Latitudinal Body Size Pattern in a Marine Isopod Suggests Local Adaptation to Predator Risk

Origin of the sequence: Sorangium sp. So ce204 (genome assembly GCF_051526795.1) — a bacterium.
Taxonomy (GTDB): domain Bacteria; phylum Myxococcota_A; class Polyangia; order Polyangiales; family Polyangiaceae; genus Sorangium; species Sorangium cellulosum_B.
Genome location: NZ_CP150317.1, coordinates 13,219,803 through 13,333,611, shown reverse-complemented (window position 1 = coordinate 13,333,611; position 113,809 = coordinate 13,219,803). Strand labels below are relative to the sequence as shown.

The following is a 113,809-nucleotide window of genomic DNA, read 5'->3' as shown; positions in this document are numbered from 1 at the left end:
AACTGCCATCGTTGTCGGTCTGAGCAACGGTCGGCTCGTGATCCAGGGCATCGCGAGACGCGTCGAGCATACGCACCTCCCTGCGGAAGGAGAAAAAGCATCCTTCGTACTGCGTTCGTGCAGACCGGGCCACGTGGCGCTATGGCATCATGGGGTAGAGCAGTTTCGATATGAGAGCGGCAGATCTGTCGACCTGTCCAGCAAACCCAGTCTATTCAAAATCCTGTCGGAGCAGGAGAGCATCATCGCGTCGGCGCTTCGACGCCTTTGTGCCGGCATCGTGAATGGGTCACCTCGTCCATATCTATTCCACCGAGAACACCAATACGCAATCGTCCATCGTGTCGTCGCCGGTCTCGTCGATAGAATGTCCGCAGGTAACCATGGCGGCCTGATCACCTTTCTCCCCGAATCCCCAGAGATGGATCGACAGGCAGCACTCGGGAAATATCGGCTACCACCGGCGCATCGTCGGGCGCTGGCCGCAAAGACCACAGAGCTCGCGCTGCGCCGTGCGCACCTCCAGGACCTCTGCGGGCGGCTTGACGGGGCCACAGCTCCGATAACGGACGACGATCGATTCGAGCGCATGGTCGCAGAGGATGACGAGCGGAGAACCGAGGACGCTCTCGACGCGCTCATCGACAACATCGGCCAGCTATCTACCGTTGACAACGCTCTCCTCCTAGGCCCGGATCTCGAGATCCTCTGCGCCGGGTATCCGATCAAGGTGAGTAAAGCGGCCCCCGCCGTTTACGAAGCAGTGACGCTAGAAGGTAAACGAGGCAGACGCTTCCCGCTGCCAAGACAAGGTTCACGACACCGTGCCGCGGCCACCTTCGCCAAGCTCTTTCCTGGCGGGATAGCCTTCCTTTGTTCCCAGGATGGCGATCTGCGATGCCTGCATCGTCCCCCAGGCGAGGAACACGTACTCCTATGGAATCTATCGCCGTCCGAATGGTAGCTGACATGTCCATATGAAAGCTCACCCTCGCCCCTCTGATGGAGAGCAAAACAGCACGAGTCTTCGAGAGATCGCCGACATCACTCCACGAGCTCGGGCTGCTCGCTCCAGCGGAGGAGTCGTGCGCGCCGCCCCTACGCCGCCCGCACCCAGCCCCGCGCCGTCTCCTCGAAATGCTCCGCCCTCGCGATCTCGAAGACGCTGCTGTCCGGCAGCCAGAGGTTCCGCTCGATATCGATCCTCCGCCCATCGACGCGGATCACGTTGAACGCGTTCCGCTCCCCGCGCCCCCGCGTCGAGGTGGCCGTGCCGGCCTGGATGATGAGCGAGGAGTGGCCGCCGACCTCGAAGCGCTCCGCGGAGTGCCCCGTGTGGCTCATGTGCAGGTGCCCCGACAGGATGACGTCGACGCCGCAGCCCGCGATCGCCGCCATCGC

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Geographic patterns of body size are of particular interest to biologists because they suggest a correlation between local environmental conditions and phenotypic expression. Bergmann's rule is a widely observed latitudinal pattern of body size in which organisms from colder latitudes possess larger body sizes than their warmer latitude counterparts. Although widely studied, the evolutionary mechanisms and environmental driving forces dictating these latitudinal patterns remain relatively underexplored. Consistent with Bergmann's rule, I found that field-collected individuals of the marine isopod <italic>Idotea baltica</italic> from Massachusetts sites are larger than individuals from Virginia sites. I raised juvenile <italic>I. balthica</italic> from populations from both regions at a range of temperatures (6°, 12°, 18°, 24°, and 30°C), and measured growth and survivorship regularly for 15 weeks or until sexual maturity. I found that body size varied positively with temperature, with individuals from Massachusetts populations possessing an overall larger body size than those from Virginia populations (MA, 18°C = 9.21 mm, MA, 24°C = 10.12 mm, VA, 18°C = 7.77 mm, VA, 24°C = 8.65 mm, p < 0.0001). Time to maturity was greater in Massachusetts populations (MA, 18°C = 71.02 days, MA, 24°C = 51.14 days, VA 18°C = 52.52 days, VA 24°C = 45.64 days, p < 0.0001), while growth rate at a given temperature was consistent across all populations, indicating that higher predation rates in Virginia habitats may be an important driving force. Field tethering experiments support this argument, with higher isopod survival rates in Massachusetts sites than Virginia sites (MA = 57%, VA = 13%, p-value = < 0.0001). My data indicates that the latitudinal body size pattern in <italic>I. balthica</italic> is adaptive, and that predation may have been an important driving force in the development of this pattern.